Saving the hamster

There are only a few hundred Great Hamsters of Alsace left in Alsace. The only wild hamster in Europe, the Great Hamster of Alsace (also known as the European Hamster), grows to be about 10 inches long and has adorable black and white markings.

But being cute, as has been proven time and again, doesn’t save a species from extinction. (Although, it doesn’t hurt when battling against other species for conservation funding.)

Once considered a farmyard pest, the Great Hamster was systematically killed to the point where only 200 were left in the wild. Then, in 2011, the European Court of Justice intervened, threatening France with fines as high as $24.6 million if they didn’t protect the hamster.

So, now France is protecting the hamster.

Here is the endangered little critter:

Common / European Hamster (Cricetus cricetus)

Is this the culprit?

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Brooks Falls – Brown Bear & Salmon Cam – Bears

Brooks Falls in Katmai National Park, Alaska is a favorite salmon fishing spot for brown bears. During the fishing season, a live cam shows the bear activity 24/7. Due to the time difference and Alaska’s long spring and summer days, you can tune in all through the day and see several bears fishing.

I’m watching the Brooks Falls #bearcam on @explore.org, streaming live from @Katmai National Park & Preserve in Alaska:.

UPDATE: I was mistaken; the camera isn’t live yet. They are apparently showing old video, but I still find it fascinating!

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Cormorants on the pond this morning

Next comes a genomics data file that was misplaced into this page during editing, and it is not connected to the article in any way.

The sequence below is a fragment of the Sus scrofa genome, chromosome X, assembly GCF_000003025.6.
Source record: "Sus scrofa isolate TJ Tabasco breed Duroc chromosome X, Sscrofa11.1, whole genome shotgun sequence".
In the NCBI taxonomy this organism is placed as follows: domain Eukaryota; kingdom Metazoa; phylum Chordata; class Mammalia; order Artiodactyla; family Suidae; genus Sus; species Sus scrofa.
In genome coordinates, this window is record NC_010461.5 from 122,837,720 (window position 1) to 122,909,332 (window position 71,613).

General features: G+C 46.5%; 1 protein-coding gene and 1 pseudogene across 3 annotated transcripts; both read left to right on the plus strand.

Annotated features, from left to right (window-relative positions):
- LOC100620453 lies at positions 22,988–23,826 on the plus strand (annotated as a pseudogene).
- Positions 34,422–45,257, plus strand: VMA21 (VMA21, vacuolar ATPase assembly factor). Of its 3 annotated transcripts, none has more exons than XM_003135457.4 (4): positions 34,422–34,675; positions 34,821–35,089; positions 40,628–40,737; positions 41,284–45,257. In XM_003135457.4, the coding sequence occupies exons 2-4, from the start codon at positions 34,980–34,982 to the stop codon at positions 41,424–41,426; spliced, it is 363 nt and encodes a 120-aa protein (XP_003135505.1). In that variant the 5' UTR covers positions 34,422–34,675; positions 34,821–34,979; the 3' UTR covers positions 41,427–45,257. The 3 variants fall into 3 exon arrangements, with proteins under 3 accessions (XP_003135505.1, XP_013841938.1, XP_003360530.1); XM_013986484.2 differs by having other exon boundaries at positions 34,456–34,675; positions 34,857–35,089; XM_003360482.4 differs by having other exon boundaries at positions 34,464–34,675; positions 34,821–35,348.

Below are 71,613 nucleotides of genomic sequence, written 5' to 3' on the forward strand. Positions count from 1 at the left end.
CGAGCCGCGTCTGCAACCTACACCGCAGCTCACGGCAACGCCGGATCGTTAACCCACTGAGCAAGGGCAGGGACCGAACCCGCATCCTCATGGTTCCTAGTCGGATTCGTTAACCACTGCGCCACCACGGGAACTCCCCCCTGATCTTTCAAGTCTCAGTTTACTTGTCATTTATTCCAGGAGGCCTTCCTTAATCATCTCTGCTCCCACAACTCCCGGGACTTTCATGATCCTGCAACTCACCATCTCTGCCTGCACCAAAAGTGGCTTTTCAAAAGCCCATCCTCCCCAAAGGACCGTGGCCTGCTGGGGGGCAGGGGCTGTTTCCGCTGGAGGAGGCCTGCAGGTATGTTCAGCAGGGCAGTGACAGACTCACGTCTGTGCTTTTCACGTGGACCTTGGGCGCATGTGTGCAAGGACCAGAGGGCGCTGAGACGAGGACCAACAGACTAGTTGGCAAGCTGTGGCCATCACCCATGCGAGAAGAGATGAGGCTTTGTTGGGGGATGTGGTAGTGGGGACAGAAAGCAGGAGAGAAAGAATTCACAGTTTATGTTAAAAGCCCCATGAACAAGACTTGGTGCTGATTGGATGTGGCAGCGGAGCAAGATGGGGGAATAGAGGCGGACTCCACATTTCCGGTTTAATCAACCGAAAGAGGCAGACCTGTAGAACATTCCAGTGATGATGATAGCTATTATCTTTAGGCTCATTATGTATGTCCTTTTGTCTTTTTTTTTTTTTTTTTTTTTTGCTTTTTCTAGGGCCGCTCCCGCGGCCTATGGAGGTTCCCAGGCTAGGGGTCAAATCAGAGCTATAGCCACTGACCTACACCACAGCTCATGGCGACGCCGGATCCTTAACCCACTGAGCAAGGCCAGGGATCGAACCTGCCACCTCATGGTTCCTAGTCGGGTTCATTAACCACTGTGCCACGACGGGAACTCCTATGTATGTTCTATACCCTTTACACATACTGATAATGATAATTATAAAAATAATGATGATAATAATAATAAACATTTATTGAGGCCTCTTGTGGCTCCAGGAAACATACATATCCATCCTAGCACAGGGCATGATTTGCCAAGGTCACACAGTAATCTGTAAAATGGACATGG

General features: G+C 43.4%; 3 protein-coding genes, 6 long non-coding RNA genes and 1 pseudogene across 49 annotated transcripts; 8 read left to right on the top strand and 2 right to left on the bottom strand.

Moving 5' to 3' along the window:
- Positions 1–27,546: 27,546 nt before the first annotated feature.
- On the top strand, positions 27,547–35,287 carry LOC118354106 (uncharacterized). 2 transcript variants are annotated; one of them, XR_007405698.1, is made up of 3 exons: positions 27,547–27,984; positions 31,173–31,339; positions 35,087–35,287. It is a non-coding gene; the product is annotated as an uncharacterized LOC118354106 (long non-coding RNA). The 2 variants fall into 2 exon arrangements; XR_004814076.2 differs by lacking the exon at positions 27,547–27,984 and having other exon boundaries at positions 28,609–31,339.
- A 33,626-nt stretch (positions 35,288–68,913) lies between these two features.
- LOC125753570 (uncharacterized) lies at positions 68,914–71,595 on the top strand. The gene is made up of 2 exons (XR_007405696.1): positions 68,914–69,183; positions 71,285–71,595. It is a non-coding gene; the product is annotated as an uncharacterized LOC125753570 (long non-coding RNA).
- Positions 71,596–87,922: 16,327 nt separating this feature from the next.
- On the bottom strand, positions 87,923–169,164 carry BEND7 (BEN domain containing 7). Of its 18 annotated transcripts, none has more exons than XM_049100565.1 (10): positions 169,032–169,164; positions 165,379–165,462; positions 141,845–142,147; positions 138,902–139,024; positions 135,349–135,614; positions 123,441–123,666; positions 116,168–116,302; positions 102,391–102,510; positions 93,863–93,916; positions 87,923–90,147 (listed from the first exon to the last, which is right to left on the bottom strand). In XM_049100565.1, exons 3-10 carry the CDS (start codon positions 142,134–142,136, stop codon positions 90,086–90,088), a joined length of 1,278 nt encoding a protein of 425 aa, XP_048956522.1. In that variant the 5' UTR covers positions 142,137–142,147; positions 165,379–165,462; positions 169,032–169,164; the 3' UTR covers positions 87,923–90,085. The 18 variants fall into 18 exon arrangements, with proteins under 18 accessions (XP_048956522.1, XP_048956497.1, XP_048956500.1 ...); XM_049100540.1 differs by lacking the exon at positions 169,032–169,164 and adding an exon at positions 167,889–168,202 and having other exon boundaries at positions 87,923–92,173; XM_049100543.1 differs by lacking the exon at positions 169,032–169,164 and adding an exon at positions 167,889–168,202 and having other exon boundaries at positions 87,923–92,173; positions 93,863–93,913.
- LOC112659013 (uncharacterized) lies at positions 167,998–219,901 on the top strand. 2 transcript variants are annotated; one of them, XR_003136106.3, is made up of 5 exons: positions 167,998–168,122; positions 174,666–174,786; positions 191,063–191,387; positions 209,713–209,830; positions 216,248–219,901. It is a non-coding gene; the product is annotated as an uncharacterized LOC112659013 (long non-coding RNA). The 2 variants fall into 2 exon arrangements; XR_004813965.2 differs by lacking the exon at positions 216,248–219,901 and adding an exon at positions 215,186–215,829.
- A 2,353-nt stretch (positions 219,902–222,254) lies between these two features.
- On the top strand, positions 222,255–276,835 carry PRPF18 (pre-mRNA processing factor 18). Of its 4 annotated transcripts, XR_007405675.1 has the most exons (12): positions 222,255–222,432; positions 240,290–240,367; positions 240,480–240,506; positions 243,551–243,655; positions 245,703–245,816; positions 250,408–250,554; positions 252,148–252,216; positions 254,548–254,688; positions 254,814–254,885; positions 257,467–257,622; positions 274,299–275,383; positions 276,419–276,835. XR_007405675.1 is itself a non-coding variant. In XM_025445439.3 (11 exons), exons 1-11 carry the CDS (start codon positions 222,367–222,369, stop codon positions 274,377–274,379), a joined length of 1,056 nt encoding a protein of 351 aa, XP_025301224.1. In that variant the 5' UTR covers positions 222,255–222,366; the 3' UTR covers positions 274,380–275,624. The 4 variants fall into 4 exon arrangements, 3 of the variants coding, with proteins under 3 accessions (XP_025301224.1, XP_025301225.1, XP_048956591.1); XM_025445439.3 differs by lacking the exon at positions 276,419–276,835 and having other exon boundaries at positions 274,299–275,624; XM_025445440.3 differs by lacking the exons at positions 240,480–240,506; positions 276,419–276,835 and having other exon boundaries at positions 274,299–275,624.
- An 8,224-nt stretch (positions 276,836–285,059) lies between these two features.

There were several cormorants (water turkeys to us in Louisiana) on our little lake this morning, along the dam and out in the middle. Some were sitting with their wings outstretched, which is supposedly to dry their wings after diving. The birds in the middle were too far away for a cell phone photo to show you, but were facing into the fairly stiff breeze, providing enough lift to get the cormorant’s whole body out of the water.

This one was close enough to get a decent picture, on an old piling along the bank. We also have a fair number of coots and ducks; the mallards are pairing up, and we will have ducklings soon.

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Teensy weensy spider…

Mazda is recalling 42,000 Mazda6 cars in the U.S. because spiders can weave a web in a vent hose and cause the fuel tank to crack.

The yellow sac spider is apparently a gasoline huffer, and builds webs in the evaporative canister vent hose, allowing pressure to build in the fuel tank. There is a potential for explosion and fire, although that has never happened.

I was unable to find out if these cars all come from one factory, or why only Mazdas have this problem.

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